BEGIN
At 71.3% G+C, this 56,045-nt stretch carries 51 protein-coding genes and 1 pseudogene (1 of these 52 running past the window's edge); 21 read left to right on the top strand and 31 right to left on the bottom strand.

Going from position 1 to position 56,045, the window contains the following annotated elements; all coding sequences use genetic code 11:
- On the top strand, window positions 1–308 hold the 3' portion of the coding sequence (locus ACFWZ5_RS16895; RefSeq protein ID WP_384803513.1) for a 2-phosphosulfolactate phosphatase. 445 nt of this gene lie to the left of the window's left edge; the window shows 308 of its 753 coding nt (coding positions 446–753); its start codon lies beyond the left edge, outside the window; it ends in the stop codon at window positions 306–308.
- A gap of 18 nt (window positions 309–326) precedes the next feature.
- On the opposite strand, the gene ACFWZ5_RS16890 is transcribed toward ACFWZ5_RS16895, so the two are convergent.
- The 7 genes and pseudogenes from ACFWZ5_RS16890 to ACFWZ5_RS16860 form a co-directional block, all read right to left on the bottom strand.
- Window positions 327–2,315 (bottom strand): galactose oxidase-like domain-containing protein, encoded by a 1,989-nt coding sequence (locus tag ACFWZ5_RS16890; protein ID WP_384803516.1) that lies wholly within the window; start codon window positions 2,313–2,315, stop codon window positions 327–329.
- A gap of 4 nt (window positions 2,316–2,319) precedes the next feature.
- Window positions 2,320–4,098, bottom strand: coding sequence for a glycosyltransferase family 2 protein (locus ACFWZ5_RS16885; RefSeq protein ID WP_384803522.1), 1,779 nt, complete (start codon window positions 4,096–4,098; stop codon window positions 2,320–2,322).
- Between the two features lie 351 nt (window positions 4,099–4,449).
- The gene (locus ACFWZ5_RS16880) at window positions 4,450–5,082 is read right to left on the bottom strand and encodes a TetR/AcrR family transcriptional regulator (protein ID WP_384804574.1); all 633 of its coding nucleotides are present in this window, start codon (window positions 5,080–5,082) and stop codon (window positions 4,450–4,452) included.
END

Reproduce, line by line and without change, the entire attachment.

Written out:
At 71.3% G+C, this 56,045-nt stretch carries 51 protein-coding genes and 1 pseudogene (1 of these 52 running past the window's edge); 21 read left to right on the top strand and 31 right to left on the bottom strand.

Going from position 1 to position 56,045, the window contains the following annotated elements; all coding sequences use genetic code 11:
- On the top strand, window positions 1–308 hold the 3' portion of the coding sequence (locus ACFWZ5_RS16895; RefSeq protein ID WP_384803513.1) for a 2-phosphosulfolactate phosphatase. 445 nt of this gene lie to the left of the window's left edge; the window shows 308 of its 753 coding nt (coding positions 446–753); its start codon lies beyond the left edge, outside the window; it ends in the stop codon at window positions 306–308.
- A gap of 18 nt (window positions 309–326) precedes the next feature.
- On the opposite strand, the gene ACFWZ5_RS16890 is transcribed toward ACFWZ5_RS16895, so the two are convergent.
- The 7 genes and pseudogenes from ACFWZ5_RS16890 to ACFWZ5_RS16860 form a co-directional block, all read right to left on the bottom strand.
- Window positions 327–2,315 (bottom strand): galactose oxidase-like domain-containing protein, encoded by a 1,989-nt coding sequence (locus tag ACFWZ5_RS16890; protein ID WP_384803516.1) that lies wholly within the window; start codon window positions 2,313–2,315, stop codon window positions 327–329.
- A gap of 4 nt (window positions 2,316–2,319) precedes the next feature.
- Window positions 2,320–4,098, bottom strand: coding sequence for a glycosyltransferase family 2 protein (locus ACFWZ5_RS16885; RefSeq protein ID WP_384803522.1), 1,779 nt, complete (start codon window positions 4,096–4,098; stop codon window positions 2,320–2,322).
- Between the two features lie 351 nt (window positions 4,099–4,449).
- The gene (locus ACFWZ5_RS16880) at window positions 4,450–5,082 is read right to left on the bottom strand and encodes a TetR/AcrR family transcriptional regulator (protein ID WP_384804574.1); all 633 of its coding nucleotides are present in this window, start codon (window positions 5,080–5,082) and stop codon (window positions 4,450–4,452) included.